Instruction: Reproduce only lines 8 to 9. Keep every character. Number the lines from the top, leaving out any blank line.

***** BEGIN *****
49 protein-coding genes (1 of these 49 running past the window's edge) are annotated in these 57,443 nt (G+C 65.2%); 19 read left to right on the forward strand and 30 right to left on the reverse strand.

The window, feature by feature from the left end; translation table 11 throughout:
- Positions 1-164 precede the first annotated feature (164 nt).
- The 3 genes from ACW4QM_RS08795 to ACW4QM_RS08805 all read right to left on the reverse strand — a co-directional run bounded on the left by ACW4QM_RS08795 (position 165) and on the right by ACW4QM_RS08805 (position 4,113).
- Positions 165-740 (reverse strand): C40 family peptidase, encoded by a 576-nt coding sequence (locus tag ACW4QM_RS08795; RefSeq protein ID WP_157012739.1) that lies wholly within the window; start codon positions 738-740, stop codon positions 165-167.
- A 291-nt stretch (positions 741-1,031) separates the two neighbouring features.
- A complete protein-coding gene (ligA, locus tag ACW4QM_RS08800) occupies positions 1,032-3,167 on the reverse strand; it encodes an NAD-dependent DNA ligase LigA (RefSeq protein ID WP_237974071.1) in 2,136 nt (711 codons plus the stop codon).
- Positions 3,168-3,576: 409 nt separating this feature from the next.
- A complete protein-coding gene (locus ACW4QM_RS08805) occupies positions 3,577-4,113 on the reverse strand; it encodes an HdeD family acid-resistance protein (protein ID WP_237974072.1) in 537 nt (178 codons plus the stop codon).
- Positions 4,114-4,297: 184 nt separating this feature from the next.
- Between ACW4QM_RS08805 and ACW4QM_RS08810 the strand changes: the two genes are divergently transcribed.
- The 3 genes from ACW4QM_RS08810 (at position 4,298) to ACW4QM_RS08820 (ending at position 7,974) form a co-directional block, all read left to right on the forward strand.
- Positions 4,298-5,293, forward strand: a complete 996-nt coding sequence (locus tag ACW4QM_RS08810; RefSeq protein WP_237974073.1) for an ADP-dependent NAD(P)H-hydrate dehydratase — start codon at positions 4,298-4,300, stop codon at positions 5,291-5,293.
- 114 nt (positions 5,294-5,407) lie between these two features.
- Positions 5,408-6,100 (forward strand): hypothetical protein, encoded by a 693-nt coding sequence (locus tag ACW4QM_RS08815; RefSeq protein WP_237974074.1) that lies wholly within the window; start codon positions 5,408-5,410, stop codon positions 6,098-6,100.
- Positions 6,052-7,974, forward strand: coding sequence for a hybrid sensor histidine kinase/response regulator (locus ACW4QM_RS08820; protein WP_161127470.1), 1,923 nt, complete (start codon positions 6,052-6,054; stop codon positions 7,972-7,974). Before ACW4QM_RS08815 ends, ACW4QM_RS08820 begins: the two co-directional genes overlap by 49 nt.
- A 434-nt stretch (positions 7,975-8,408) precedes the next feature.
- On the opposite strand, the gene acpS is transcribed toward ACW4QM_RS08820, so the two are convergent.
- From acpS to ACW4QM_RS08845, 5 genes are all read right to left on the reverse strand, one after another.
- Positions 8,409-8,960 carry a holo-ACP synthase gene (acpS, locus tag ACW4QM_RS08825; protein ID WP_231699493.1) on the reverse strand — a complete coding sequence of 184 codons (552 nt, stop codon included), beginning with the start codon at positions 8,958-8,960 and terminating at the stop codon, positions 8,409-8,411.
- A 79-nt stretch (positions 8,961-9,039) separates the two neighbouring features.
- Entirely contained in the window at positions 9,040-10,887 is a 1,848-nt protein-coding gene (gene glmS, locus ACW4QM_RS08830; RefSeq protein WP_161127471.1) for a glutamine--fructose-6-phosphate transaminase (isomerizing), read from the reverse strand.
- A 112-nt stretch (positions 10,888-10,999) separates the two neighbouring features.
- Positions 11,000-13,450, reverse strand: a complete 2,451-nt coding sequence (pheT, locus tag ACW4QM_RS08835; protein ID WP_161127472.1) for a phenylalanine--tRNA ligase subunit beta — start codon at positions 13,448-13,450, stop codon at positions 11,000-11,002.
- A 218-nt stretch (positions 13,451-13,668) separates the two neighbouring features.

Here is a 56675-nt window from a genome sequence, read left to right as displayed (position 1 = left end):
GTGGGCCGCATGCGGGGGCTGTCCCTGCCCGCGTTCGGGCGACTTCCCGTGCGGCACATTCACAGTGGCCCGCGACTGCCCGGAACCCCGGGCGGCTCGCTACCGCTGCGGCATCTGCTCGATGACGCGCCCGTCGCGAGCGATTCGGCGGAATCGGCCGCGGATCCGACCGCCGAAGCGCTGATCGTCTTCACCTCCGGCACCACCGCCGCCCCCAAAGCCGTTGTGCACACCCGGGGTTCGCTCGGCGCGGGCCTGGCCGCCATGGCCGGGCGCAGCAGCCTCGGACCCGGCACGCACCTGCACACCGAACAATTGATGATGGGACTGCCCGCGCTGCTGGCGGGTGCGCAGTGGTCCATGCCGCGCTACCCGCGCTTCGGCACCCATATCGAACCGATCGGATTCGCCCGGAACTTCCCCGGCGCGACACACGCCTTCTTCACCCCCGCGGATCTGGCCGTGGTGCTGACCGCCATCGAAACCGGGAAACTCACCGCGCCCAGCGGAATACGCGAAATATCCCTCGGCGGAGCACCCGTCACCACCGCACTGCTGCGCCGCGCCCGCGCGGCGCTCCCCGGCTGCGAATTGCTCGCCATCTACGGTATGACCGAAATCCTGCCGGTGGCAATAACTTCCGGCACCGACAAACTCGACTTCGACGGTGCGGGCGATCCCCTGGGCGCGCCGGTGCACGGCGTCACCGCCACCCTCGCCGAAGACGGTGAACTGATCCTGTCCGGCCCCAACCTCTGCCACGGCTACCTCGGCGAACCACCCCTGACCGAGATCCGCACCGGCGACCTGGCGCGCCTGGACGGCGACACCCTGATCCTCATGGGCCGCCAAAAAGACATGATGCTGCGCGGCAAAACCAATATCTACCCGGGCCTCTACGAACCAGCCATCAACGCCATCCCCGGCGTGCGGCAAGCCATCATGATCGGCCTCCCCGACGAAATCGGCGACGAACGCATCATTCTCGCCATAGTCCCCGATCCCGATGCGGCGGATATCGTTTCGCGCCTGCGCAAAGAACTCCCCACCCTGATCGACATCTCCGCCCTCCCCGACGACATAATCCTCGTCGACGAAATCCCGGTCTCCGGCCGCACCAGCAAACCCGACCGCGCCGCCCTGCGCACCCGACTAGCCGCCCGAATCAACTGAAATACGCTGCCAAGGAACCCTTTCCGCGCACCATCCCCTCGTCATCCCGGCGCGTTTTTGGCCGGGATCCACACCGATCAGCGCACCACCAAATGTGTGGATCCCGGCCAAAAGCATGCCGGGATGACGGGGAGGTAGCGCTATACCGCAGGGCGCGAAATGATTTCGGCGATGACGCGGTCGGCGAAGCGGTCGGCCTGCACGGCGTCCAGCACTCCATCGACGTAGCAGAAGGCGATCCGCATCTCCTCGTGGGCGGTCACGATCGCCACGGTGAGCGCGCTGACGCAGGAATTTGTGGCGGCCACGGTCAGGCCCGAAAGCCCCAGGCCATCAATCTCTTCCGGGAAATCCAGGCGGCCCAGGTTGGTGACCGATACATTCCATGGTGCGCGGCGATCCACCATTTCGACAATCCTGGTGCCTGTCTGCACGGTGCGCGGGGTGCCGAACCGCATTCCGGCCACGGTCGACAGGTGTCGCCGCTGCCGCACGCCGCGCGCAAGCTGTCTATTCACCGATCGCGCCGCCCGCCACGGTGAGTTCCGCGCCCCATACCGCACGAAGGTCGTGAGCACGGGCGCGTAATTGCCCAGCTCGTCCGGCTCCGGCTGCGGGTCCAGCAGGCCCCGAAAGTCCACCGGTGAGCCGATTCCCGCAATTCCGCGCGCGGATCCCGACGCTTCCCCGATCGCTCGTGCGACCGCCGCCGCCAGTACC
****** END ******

- Positions 3,168-3,576: 409 nt separating this feature from the next.
- A complete protein-coding gene (locus ACW4QM_RS08805) occupies positions 3,577-4,113 on the reverse strand; it encodes an HdeD family acid-resistance protein (protein ID WP_237974072.1) in 537 nt (178 codons plus the stop codon).